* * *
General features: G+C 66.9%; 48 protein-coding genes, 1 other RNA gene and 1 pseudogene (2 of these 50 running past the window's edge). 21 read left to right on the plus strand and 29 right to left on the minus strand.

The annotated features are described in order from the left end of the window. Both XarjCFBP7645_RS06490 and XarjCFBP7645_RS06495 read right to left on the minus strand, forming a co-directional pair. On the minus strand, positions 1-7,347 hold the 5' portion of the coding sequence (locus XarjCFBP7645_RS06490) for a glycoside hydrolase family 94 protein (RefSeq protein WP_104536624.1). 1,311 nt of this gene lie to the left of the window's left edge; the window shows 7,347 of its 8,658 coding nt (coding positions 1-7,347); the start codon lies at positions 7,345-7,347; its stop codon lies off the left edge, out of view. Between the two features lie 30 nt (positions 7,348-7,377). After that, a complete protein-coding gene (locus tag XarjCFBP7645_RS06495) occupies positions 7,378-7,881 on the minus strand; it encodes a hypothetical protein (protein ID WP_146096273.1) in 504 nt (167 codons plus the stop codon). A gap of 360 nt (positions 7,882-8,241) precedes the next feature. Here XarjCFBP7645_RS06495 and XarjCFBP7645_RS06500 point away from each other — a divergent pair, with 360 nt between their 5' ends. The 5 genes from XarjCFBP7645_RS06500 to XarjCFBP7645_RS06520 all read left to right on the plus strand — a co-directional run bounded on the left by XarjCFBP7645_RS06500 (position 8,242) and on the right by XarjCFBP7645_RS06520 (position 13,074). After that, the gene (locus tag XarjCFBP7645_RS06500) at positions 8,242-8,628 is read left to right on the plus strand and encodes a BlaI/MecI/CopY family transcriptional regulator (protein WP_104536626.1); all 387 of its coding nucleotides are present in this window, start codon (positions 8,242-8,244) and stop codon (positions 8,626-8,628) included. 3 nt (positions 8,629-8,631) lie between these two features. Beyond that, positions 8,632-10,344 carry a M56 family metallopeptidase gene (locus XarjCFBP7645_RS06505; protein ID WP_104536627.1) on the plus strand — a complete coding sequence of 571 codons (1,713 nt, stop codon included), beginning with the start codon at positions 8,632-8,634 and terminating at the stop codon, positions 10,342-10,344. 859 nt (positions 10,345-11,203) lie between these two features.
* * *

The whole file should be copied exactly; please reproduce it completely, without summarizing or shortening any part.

General features: G+C 66.9%; 48 protein-coding genes, 1 other RNA gene and 1 pseudogene (2 of these 50 running past the window's edge). 21 read left to right on the plus strand and 29 right to left on the minus strand.

The annotated features are described in order from the left end of the window. Both XarjCFBP7645_RS06490 and XarjCFBP7645_RS06495 read right to left on the minus strand, forming a co-directional pair. On the minus strand, positions 1-7,347 hold the 5' portion of the coding sequence (locus XarjCFBP7645_RS06490) for a glycoside hydrolase family 94 protein (RefSeq protein WP_104536624.1). 1,311 nt of this gene lie to the left of the window's left edge; the window shows 7,347 of its 8,658 coding nt (coding positions 1-7,347); the start codon lies at positions 7,345-7,347; its stop codon lies off the left edge, out of view. Between the two features lie 30 nt (positions 7,348-7,377). After that, a complete protein-coding gene (locus tag XarjCFBP7645_RS06495) occupies positions 7,378-7,881 on the minus strand; it encodes a hypothetical protein (protein ID WP_146096273.1) in 504 nt (167 codons plus the stop codon). A gap of 360 nt (positions 7,882-8,241) precedes the next feature. Here XarjCFBP7645_RS06495 and XarjCFBP7645_RS06500 point away from each other — a divergent pair, with 360 nt between their 5' ends. The 5 genes from XarjCFBP7645_RS06500 to XarjCFBP7645_RS06520 all read left to right on the plus strand — a co-directional run bounded on the left by XarjCFBP7645_RS06500 (position 8,242) and on the right by XarjCFBP7645_RS06520 (position 13,074). After that, the gene (locus tag XarjCFBP7645_RS06500) at positions 8,242-8,628 is read left to right on the plus strand and encodes a BlaI/MecI/CopY family transcriptional regulator (protein WP_104536626.1); all 387 of its coding nucleotides are present in this window, start codon (positions 8,242-8,244) and stop codon (positions 8,626-8,628) included. 3 nt (positions 8,629-8,631) lie between these two features. Beyond that, positions 8,632-10,344 carry a M56 family metallopeptidase gene (locus XarjCFBP7645_RS06505; protein ID WP_104536627.1) on the plus strand — a complete coding sequence of 571 codons (1,713 nt, stop codon included), beginning with the start codon at positions 8,632-8,634 and terminating at the stop codon, positions 10,342-10,344. 859 nt (positions 10,345-11,203) lie between these two features.